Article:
But I do find this alarming and I'm quite sure there are highly gifted children in the system that are not challenged and their true potential is never realized after years of being neglected in the classroom. My son is one of them right now. We never taught him to read and he had no interest until kindergarten. He was a math whiz before Kindy, but we didn't know he was highly gifted. He's in 1st grade and reads now at 7th grade level or higher. However, he is taught 95% of the time at 1st grade level.

We are probably going to homeschool him next year.

Anonymous said...

Hi there...this is the same anonymous as above (on "hot-housing").

I have a question, maybe a little off-topic (okay, a lot), but Midwest's comment on homeschooling plans for next year has spurred this.

My son is also gifted (148 on WISC IV). He skipped 2nd grade, so entered 3rd grade this year at age 7. Last year when he was tested, he was reading at an 8th grade level. His math scores are also off the charts.

I am hoping never to have to skip him again. Although one grade skip was a godsend, there certainly are downsides, so two skips would be completely undesirable to me, based on my child.

I guess I'm wondering how much of the day can truly be "boring" to these children? For example, when they have a half hour to work on creative writing, surely they can write up to their abilities. Similarly, when they do science experiments, even if they are capable of some deeper exploration, if it is an experiment they haven't performed before, it should be enlightening to them. Art class, music class, gym class should also be stimulating. I see the biggest problems in math, but I think that is only 1/2 hour per day. What I'm trying to figure out is, what % of the day is truly non-stimulating, and if it isn't too much, isn't there a benefit to being with other near age-mates? I'm not really sure; I'd love to hear from others.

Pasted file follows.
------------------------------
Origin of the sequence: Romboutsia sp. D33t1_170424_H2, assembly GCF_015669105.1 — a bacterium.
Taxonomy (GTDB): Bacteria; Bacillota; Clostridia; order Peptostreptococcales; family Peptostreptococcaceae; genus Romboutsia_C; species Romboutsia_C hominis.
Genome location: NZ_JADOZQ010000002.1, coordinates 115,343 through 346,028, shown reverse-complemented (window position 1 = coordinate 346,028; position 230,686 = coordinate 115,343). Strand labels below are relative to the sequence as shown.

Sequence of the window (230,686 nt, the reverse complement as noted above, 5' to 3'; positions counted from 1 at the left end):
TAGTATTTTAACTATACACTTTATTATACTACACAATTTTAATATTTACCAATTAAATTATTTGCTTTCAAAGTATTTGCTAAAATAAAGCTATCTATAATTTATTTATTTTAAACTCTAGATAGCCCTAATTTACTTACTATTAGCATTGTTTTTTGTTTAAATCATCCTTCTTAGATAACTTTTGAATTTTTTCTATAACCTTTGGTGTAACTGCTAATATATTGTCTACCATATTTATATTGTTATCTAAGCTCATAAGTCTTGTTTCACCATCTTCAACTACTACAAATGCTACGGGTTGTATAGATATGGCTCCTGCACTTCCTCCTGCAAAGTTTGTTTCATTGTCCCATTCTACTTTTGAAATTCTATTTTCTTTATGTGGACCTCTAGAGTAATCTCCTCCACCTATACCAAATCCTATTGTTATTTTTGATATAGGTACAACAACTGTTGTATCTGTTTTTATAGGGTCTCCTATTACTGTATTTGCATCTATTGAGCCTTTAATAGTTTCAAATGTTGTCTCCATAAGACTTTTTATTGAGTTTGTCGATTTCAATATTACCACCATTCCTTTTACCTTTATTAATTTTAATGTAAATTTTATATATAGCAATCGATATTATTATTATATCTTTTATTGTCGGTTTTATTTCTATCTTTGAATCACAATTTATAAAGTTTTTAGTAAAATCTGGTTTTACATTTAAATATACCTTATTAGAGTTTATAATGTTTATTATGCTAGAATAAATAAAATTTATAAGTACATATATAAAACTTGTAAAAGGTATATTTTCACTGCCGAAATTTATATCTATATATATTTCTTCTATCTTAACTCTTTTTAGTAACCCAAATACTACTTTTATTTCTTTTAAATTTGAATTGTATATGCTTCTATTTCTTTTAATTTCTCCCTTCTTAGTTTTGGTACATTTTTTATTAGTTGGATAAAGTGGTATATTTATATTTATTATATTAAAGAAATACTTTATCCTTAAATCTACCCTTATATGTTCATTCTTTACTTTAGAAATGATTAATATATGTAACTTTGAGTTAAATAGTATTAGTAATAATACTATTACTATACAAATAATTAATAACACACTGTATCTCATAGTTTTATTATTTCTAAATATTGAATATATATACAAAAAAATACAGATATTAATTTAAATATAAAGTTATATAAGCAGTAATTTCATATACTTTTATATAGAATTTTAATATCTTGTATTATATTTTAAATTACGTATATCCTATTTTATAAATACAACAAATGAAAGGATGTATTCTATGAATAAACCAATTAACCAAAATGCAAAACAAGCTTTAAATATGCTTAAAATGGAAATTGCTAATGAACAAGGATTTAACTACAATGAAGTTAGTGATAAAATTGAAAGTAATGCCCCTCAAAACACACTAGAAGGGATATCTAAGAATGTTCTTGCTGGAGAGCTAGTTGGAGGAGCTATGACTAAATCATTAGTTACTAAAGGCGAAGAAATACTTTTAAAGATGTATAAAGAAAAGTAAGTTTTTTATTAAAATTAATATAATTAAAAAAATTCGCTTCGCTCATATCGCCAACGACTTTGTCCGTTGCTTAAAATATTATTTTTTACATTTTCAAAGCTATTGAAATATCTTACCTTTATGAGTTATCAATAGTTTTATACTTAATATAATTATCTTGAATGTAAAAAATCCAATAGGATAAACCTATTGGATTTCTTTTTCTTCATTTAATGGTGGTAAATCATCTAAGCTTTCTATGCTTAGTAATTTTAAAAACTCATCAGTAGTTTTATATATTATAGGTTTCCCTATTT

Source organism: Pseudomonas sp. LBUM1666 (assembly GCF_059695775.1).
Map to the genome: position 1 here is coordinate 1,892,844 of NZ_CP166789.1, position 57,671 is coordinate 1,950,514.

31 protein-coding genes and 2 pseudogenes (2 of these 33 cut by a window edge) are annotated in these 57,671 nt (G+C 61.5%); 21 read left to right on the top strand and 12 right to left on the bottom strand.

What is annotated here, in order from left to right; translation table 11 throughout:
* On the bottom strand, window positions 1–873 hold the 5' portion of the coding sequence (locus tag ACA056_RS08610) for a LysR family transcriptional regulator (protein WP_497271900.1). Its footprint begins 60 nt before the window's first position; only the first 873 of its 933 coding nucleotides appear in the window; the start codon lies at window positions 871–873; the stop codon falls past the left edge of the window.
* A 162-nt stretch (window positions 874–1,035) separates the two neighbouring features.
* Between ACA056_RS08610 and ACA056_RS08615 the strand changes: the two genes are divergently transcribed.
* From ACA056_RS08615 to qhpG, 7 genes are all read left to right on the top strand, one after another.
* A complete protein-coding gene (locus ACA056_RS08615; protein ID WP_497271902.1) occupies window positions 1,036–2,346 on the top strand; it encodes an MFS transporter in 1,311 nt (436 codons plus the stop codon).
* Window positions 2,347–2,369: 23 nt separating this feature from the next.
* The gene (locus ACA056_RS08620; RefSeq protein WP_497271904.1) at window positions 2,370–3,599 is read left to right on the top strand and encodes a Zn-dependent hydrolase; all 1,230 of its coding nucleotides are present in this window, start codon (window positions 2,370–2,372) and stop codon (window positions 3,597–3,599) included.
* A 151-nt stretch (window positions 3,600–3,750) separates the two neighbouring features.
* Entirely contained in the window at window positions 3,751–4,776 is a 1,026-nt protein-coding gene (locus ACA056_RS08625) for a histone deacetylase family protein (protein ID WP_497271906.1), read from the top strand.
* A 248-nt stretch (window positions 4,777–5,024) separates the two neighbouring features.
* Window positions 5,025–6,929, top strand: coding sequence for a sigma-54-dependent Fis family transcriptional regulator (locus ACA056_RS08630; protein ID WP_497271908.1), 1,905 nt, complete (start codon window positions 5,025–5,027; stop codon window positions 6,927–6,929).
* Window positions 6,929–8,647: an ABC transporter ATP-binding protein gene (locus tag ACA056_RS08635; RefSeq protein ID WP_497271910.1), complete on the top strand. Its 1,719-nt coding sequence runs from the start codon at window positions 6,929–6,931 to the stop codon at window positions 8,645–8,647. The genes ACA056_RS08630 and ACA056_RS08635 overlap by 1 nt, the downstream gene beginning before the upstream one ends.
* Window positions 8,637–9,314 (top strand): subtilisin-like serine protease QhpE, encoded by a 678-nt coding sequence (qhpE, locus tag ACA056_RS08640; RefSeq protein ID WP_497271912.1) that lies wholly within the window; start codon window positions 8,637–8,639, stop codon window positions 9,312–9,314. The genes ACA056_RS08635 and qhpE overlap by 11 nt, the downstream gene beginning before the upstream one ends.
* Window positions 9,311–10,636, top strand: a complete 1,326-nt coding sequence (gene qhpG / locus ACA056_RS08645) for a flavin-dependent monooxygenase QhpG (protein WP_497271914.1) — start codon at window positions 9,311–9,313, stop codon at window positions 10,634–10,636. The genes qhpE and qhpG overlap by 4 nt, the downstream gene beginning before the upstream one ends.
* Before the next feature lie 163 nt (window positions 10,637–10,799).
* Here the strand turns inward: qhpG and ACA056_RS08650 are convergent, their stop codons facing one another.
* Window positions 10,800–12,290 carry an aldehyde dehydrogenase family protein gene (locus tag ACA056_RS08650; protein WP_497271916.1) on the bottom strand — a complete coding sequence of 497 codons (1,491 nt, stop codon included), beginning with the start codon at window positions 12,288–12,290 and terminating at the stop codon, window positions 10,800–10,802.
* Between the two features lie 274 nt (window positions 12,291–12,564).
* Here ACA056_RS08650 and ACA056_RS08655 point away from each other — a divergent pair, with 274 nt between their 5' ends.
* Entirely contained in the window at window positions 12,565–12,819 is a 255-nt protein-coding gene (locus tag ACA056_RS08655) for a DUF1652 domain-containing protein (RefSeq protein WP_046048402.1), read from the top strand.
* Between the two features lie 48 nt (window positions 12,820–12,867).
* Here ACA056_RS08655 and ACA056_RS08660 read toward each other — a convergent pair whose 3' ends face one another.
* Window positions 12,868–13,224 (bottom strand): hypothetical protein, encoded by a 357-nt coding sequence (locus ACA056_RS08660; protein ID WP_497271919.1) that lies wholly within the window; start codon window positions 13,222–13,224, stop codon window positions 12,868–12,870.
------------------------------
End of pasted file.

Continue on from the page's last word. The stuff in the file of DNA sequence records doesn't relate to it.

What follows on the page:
thanks!

lingsmurf said...

i want to take it upon myself to try answer this question based on my experience since i was operating in a very similar range in both math and reading at his age. The only part of my day I found stimulating was recess when I could study my sister's high school math books or read a book on my level.As I got older and we had only outdoor recess,I would sometimes intentionally not do my homework so I would have to sit under a tree as punishment and could read . Music classes involved learning to read notes when I already played two instruments and they spent so long going through it. Science class was frustrating because they wouldn't explain what was going on with enough depth,so i stopped asking questions. Art class was actually wonderful, we looked at perspective and created altered versions of famous paintings to express ourselves but that program disappeared after 3rd grade due to lack of funding.I don't know exactly what your son's school offers but pace and depth is very likely to be a problem for him especially if he has access to a lot of resources at home where he can get his information faster.I know that I was much happier in a gifted school with gifted children in middle school even if 1 or 2 of the classes were still a little too slow for me.

Anonymous said...

Another way of thinking about this is that this is probably an example of "regression towards the mean". Some of those who did well earlier-on did well because of chance (they had an especially good breakfast, happened to have read about the really hard word the night before, etc.).

Next time, chance did not smile on them. They did worse. (It could be hothousing, etc., too, of course.)